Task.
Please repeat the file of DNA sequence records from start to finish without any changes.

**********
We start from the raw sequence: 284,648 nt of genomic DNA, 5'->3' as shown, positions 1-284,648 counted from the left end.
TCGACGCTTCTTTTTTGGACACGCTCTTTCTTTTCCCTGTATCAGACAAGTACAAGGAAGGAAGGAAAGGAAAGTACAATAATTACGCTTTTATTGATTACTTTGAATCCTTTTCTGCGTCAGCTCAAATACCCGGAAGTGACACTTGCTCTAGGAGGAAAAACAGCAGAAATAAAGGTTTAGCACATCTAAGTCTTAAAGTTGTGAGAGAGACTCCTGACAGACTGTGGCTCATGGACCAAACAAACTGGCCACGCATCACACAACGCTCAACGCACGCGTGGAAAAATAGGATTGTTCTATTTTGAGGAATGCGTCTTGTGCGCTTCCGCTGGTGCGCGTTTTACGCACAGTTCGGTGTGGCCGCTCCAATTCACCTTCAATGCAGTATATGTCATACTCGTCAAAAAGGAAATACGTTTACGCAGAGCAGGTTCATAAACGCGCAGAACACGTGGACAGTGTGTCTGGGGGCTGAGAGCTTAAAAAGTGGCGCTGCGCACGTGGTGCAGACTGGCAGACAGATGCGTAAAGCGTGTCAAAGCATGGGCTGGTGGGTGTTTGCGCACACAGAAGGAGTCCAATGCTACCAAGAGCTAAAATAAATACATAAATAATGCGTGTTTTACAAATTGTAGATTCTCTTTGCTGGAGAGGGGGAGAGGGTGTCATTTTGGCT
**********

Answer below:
We start from the raw sequence: 284,648 nt of genomic DNA, 5'->3' as shown, positions 1-284,648 counted from the left end.
TCGACGCTTCTTTTTTGGACACGCTCTTTCTTTTCCCTGTATCAGACAAGTACAAGGAAGGAAGGAAAGGAAAGTACAATAATTACGCTTTTATTGATTACTTTGAATCCTTTTCTGCGTCAGCTCAAATACCCGGAAGTGACACTTGCTCTAGGAGGAAAAACAGCAGAAATAAAGGTTTAGCACATCTAAGTCTTAAAGTTGTGAGAGAGACTCCTGACAGACTGTGGCTCATGGACCAAACAAACTGGCCACGCATCACACAACGCTCAACGCACGCGTGGAAAAATAGGATTGTTCTATTTTGAGGAATGCGTCTTGTGCGCTTCCGCTGGTGCGCGTTTTACGCACAGTTCGGTGTGGCCGCTCCAATTCACCTTCAATGCAGTATATGTCATACTCGTCAAAAAGGAAATACGTTTACGCAGAGCAGGTTCATAAACGCGCAGAACACGTGGACAGTGTGTCTGGGGGCTGAGAGCTTAAAAAGTGGCGCTGCGCACGTGGTGCAGACTGGCAGACAGATGCGTAAAGCGTGTCAAAGCATGGGCTGGTGGGTGTTTGCGCACACAGAAGGAGTCCAATGCTACCAAGAGCTAAAATAAATACATAAATAATGCGTGTTTTACAAATTGTAGATTCTCTTTGCTGGAGAGGGGGAGAGGGTGTCATTTTGGCT